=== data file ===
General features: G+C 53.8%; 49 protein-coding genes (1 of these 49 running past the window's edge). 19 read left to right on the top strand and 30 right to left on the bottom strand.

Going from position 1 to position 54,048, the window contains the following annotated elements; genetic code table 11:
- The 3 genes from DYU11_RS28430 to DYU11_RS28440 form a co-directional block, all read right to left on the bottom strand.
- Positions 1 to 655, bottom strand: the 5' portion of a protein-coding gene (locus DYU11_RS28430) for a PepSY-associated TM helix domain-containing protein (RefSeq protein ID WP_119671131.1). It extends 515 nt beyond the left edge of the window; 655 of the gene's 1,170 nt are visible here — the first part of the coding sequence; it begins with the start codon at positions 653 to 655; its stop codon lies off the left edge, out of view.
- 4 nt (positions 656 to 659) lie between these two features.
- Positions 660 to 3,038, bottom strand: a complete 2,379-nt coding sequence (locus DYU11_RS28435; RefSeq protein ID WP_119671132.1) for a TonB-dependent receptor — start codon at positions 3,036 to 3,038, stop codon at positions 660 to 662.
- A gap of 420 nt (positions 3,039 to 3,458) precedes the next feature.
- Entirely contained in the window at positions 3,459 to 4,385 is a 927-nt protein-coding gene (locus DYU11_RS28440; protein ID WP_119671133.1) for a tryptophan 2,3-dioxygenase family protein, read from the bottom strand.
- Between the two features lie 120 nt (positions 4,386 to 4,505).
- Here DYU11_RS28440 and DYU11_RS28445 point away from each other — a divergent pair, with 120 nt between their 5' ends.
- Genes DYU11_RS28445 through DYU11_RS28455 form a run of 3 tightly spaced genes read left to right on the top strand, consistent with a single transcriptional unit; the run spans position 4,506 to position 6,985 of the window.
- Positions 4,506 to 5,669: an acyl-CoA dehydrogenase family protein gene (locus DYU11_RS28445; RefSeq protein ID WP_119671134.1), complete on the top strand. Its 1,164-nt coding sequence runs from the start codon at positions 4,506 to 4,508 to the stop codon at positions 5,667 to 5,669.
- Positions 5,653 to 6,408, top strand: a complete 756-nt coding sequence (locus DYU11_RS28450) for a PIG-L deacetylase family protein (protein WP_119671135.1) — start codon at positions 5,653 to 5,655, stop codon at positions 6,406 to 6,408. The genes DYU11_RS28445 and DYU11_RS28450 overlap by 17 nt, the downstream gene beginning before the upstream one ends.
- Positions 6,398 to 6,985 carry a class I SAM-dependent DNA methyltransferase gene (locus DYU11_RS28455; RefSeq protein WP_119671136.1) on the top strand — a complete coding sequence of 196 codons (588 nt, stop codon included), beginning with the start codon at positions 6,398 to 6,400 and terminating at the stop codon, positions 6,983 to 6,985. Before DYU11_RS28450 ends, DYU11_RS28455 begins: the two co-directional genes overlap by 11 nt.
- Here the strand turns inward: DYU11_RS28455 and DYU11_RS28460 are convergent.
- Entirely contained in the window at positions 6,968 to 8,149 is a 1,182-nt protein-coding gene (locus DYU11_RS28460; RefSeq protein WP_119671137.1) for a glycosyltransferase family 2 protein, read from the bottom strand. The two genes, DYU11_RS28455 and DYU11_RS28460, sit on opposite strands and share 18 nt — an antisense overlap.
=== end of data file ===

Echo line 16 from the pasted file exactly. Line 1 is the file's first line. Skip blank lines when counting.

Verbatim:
- Entirely contained in the window at positions 6,968 to 8,149 is a 1,182-nt protein-coding gene (locus DYU11_RS28460; RefSeq protein WP_119671137.1) for a glycosyltransferase family 2 protein, read from the bottom strand. The two genes, DYU11_RS28455 and DYU11_RS28460, sit on opposite strands and share 18 nt — an antisense overlap.